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[138] our party. After a short conference with Randolph and myself as to the most suitable men for the specific work before us, George O'Bannon, Charles Vest, George Smith, Haney, an ex-Lieutenant in the regular army, and George Radcliffe were detailed from those left in Virginia. Straws were drawn to determine who should go after the detail. He who drew the longest straw should enjoy this prerogative. Before the straws were drawn, however, Randolph and I held a hurried council of war and determined that in the event of the longest straw falling to the ‘commander,’ I should take his place. As fate decreed it and we anticipated, the duty fell upon him. And he, as though there was an exquisite pleasure in store for him, set about to perform it. Long, by order, was bringing his boat from its place of concealment, and the Lieutenant was just in the act of boarding the little craft, when our attention was called to two gentlemen approaching us from the direction of Port Tobacco, driving a pair of splendid black horses. They proved to be friends of the Lieutenant from the latter place, whom he received most cordially. Quite a lengthy confidential chat followed, for they had much in common to interest each other; during which time Randolph and I looked the horses over.

They were indeed things of beauty, perfect at every point and shone like two blackheart cherries, altogether tempting to a horseman enough to make one break the commandments, indeed I fear I did commit a misdemeanor to the extent of feeling how I could adapt myself to the one on the near side. The other, John Randolph eyed most covetously. Seeing that John was sinking as deep in the mud as I was in the mire, I whispered: ‘Thou shalt not covet thy neighbor's horse,’ but this gentle reminder of the scriptural injunction did not remove the mote from John's eye. Here the Lieutenant and his friends joined us, leading to an episode that might prove interesting. After the usual introductory remarks on such occasions a significant ‘black bottle’ was brought from its place of hiding in the corner of the buggy and introduced to the armed presence, it made the diplomatic bow of a courtier, and with an air of suspicion asked why this armed force on the sacred ground of the grand old Commonwealth of Maryland. After being assured by the ‘commander’ that our visit to Maryland was of a friendly character, most cordial relations were established between us at once. But all pleasures must have an ending—a military necessity confronted us, and Bowie was not one to sacrifice duty upon the altar of pleasure.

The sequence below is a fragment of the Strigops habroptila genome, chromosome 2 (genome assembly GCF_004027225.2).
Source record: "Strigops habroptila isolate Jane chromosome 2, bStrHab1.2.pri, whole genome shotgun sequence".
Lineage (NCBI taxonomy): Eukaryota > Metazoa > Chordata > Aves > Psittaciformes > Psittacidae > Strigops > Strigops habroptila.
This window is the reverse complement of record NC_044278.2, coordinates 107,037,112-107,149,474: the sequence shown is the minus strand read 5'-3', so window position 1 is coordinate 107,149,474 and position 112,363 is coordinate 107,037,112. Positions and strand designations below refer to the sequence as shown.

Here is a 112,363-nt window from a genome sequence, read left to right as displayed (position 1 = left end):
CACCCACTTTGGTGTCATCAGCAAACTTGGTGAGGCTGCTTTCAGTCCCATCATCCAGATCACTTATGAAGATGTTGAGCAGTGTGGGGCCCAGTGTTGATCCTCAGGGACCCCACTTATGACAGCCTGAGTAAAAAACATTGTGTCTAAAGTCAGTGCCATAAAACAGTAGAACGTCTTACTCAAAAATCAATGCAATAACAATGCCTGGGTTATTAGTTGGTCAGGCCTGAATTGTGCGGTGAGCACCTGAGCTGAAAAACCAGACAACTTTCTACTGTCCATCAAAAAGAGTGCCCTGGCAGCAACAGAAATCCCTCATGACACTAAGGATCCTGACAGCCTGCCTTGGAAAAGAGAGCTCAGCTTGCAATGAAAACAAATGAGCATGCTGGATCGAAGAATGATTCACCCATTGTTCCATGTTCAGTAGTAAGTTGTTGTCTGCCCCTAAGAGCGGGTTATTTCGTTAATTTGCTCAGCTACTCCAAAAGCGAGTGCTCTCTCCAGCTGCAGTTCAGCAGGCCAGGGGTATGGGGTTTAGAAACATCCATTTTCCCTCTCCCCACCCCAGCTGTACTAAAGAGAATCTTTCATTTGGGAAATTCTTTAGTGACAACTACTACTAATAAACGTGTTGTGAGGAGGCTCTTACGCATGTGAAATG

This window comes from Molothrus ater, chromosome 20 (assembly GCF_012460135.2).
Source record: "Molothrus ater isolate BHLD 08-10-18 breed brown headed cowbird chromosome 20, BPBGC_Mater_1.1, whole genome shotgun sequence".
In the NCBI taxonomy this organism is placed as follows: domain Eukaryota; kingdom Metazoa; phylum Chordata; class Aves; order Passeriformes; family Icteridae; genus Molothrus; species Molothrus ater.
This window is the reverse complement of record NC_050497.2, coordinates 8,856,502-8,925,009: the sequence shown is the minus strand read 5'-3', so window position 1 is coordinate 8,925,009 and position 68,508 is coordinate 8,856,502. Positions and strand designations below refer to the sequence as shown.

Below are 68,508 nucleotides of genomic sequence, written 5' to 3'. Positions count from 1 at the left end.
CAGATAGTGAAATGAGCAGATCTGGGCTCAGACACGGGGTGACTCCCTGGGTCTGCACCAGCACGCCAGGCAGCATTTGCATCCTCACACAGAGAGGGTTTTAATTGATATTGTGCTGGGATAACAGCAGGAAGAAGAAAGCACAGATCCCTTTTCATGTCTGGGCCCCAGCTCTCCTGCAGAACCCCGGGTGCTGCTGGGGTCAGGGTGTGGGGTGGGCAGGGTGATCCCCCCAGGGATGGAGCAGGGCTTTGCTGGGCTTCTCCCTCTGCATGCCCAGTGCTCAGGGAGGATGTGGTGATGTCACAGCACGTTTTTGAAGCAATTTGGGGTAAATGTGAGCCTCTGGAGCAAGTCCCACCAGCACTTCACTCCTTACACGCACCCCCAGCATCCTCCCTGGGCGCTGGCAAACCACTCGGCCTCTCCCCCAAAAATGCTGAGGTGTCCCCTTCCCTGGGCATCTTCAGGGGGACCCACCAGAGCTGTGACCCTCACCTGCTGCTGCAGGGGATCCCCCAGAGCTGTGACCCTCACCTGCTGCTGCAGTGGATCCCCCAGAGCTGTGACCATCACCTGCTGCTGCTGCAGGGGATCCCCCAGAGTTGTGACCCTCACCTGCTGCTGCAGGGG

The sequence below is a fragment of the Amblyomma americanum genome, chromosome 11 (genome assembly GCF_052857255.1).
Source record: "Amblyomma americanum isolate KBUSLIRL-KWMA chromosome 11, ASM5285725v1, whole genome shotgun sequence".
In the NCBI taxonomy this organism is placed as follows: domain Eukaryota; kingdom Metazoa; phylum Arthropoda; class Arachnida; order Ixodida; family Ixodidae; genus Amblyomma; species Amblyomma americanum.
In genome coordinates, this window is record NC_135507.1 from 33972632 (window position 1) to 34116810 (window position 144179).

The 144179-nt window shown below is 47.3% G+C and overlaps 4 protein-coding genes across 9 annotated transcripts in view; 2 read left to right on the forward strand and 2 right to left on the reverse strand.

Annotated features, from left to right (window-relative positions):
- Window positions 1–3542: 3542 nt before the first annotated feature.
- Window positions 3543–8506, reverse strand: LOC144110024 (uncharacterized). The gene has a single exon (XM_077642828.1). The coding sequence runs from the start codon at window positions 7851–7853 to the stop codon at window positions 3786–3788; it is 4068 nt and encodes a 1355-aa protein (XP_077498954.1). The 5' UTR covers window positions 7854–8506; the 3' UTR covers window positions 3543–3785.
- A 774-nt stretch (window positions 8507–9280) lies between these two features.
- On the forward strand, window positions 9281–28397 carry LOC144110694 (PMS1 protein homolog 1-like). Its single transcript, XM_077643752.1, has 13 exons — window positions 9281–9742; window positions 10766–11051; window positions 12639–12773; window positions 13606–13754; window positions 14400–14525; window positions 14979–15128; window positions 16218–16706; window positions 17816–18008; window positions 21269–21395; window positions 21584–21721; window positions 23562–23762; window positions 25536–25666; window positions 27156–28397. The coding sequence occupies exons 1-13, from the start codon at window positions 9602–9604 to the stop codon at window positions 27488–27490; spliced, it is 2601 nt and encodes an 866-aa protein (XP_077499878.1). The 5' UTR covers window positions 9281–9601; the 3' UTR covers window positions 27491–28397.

He now bade his friends good-bye and ordered Long to bring his

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